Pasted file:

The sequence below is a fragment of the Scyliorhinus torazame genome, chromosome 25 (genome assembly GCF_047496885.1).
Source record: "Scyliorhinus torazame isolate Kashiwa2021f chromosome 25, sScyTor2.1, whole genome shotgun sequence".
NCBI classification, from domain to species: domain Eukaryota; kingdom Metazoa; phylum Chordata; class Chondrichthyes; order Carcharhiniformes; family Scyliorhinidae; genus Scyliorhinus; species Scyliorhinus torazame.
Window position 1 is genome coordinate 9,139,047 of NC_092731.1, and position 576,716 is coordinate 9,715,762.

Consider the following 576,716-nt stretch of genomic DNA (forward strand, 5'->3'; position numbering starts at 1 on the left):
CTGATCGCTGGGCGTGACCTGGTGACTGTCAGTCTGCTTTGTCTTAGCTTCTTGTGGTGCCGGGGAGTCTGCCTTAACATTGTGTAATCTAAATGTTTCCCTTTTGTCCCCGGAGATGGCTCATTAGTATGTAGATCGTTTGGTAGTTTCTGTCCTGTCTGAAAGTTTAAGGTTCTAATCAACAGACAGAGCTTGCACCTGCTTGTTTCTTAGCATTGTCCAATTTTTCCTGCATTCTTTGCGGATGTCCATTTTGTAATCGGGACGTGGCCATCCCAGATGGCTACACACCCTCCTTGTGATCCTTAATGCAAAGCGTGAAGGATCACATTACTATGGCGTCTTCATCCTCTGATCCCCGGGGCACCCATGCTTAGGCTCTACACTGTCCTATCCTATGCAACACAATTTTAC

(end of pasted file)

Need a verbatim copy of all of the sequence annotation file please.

The sequence below is a fragment of the Scyliorhinus torazame genome, chromosome 25 (genome assembly GCF_047496885.1).
Source record: "Scyliorhinus torazame isolate Kashiwa2021f chromosome 25, sScyTor2.1, whole genome shotgun sequence".
NCBI classification, from domain to species: domain Eukaryota; kingdom Metazoa; phylum Chordata; class Chondrichthyes; order Carcharhiniformes; family Scyliorhinidae; genus Scyliorhinus; species Scyliorhinus torazame.
Window position 1 is genome coordinate 9,139,047 of NC_092731.1, and position 576,716 is coordinate 9,715,762.

Consider the following 576,716-nt stretch of genomic DNA (forward strand, 5'->3'; position numbering starts at 1 on the left):
CTGATCGCTGGGCGTGACCTGGTGACTGTCAGTCTGCTTTGTCTTAGCTTCTTGTGGTGCCGGGGAGTCTGCCTTAACATTGTGTAATCTAAATGTTTCCCTTTTGTCCCCGGAGATGGCTCATTAGTATGTAGATCGTTTGGTAGTTTCTGTCCTGTCTGAAAGTTTAAGGTTCTAATCAACAGACAGAGCTTGCACCTGCTTGTTTCTTAGCATTGTCCAATTTTTCCTGCATTCTTTGCGGATGTCCATTTTGTAATCGGGACGTGGCCATCCCAGATGGCTACACACCCTCCTTGTGATCCTTAATGCAAAGCGTGAAGGATCACATTACTATGGCGTCTTCATCCTCTGATCCCCGGGGCACCCATGCTTAGGCTCTACACTGTCCTATCCTATGCAACACAATTTTAC